The official company line is that it's an anti-piracy measure, but it's really more than that. It's the first step in Microsoft's transition to a software as a service company. The erroneously named Windows Genuine Advantage program was the next step, and Vista's "improved" activation scheme is another. The confusing number of Vista bundles is also a part of this. Ultimately Microsoft wants to transition itself to a company where you pay a regular fee in order to use their software, not just some lump sum up front. I wouldn't be at all surprised if some of the speculation about the upcoming "Windows 7" is true. That you will just get a very basic OS, without a lot of the bundled apps we've gotten used to. Instead, Microsoft will probably make a big push to integrate it's idiotically named Windows Live services into the OS. Then you pay a monthly fee in order to use their email service or whatever else. Eventually, Microsoft would like to return us to the days of the dumb terminal, where we load a copy of Windows off of their systems every time we boot our computer. Then they can really turn the screws on people. Not only could they monitor every single action you take with the greatest of ease, but cut you off immediately if you did anything they didn't like, or even were just SUSPECTED of doing something they don't like. Even just because some IT guy was having a bad day, or has a bit of an inner sociopath that likes to come out and play every once in awhile, and cuts you off for no reason. You can bet that in the EULA there will be a clause giving them the right to terminate service at any time for any reason, and with no refunds.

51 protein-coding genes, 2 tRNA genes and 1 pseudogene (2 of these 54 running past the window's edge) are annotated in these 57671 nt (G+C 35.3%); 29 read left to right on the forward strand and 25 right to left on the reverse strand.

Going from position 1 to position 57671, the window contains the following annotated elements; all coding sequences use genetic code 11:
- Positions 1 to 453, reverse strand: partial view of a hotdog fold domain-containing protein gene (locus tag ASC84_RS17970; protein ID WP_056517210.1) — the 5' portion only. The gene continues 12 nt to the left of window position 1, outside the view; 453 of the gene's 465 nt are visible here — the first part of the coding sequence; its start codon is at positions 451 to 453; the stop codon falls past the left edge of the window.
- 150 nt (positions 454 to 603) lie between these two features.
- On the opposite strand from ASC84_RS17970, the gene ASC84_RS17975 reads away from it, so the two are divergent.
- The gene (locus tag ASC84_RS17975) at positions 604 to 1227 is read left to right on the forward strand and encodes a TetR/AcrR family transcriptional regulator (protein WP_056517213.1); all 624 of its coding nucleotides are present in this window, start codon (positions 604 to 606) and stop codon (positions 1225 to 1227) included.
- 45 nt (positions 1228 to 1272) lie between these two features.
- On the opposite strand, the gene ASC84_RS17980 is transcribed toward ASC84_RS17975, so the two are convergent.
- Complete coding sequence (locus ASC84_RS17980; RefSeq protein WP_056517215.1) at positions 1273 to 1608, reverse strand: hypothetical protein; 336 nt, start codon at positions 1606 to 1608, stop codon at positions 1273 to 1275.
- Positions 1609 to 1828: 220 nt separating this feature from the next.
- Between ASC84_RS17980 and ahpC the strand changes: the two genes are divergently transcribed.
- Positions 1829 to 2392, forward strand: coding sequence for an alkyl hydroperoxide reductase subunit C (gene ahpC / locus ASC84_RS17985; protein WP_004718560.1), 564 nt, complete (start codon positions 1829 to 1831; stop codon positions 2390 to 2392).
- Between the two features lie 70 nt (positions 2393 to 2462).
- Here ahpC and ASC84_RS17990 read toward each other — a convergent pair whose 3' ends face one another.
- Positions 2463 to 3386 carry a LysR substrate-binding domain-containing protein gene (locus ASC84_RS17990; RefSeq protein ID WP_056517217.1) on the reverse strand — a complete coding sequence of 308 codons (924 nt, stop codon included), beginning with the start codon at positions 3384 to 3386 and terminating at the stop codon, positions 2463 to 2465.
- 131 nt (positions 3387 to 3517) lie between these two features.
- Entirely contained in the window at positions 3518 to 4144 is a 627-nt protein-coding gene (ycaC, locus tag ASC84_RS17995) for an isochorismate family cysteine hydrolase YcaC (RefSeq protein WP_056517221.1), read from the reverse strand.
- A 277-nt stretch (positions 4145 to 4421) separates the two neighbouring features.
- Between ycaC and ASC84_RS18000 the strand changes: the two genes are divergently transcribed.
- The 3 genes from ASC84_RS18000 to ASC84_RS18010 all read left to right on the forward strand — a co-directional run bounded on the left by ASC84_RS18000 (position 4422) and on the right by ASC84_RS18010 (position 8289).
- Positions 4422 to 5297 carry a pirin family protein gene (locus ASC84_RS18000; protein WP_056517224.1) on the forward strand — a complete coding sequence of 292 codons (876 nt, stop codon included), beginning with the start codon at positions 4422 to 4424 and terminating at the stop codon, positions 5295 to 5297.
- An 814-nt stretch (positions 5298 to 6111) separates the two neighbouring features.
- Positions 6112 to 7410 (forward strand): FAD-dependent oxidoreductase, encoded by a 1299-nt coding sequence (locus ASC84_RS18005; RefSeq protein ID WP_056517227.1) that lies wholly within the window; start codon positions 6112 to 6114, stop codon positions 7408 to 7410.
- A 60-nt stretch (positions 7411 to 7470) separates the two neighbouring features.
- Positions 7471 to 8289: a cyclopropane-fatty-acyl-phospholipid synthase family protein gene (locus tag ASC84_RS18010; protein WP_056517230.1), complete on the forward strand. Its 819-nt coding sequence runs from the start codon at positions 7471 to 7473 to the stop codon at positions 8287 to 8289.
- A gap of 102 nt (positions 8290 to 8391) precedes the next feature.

Anyway, to bring this back on topic... Using a program like Acronis True Image is what I meant in my first post when I said you either make a disk image and back up the entire OS, or you reinstall everything individually. I thought I was pretty clear the first time about it being an all or nothing proposition, but clearly I was either wrong or someone didn't bother to actually read past the subject line on my post. I'll just assume that they are capable of reading and understanding written english. Despite the many times people have called this assumption of mine into question over the years, I guess I'm just a hopeless romantic at heart, and believe in the general intelligence of people. Sometimes it just needs some help to wake up from its hibernation and clear away the sleep fog.

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disc backup
by andyjames / May 17, 2008 2:24 AM PDT
In reply to: This is fascinating

Thanks for the info about the re-set at Microsoft every 6 months - I won't be doing a system backup at that frequency - only when I install new software - so this is a good solution. Remember it gets you up and running fast if your C drive crashes!
As for the rest of the reply I'm not sure whether or not to be insulted, or just put it down to language problems!
andy